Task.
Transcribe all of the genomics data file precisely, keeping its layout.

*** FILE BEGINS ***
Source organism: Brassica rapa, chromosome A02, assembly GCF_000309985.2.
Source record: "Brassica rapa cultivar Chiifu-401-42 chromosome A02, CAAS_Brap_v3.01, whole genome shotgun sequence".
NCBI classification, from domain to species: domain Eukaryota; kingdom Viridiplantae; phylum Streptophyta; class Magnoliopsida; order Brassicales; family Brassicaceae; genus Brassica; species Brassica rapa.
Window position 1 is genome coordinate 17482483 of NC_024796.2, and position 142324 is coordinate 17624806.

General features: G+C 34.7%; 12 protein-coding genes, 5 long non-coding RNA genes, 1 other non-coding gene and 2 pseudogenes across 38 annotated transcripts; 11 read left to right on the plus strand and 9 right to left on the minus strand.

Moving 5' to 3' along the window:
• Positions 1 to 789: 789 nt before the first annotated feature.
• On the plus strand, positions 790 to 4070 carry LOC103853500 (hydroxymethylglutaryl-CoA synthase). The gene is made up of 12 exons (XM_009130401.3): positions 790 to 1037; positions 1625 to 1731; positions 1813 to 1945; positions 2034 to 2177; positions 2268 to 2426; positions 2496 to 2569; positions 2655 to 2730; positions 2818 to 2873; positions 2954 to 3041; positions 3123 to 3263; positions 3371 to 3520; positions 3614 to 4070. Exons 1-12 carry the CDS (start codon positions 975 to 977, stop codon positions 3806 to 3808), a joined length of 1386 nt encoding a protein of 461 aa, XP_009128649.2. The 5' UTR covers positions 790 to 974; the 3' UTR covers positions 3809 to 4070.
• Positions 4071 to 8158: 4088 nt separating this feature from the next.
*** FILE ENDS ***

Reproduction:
Source organism: Brassica rapa, chromosome A02, assembly GCF_000309985.2.
Source record: "Brassica rapa cultivar Chiifu-401-42 chromosome A02, CAAS_Brap_v3.01, whole genome shotgun sequence".
NCBI classification, from domain to species: domain Eukaryota; kingdom Viridiplantae; phylum Streptophyta; class Magnoliopsida; order Brassicales; family Brassicaceae; genus Brassica; species Brassica rapa.
Window position 1 is genome coordinate 17482483 of NC_024796.2, and position 142324 is coordinate 17624806.

General features: G+C 34.7%; 12 protein-coding genes, 5 long non-coding RNA genes, 1 other non-coding gene and 2 pseudogenes across 38 annotated transcripts; 11 read left to right on the plus strand and 9 right to left on the minus strand.

Moving 5' to 3' along the window:
• Positions 1 to 789: 789 nt before the first annotated feature.
• On the plus strand, positions 790 to 4070 carry LOC103853500 (hydroxymethylglutaryl-CoA synthase). The gene is made up of 12 exons (XM_009130401.3): positions 790 to 1037; positions 1625 to 1731; positions 1813 to 1945; positions 2034 to 2177; positions 2268 to 2426; positions 2496 to 2569; positions 2655 to 2730; positions 2818 to 2873; positions 2954 to 3041; positions 3123 to 3263; positions 3371 to 3520; positions 3614 to 4070. Exons 1-12 carry the CDS (start codon positions 975 to 977, stop codon positions 3806 to 3808), a joined length of 1386 nt encoding a protein of 461 aa, XP_009128649.2. The 5' UTR covers positions 790 to 974; the 3' UTR covers positions 3809 to 4070.
• Positions 4071 to 8158: 4088 nt separating this feature from the next.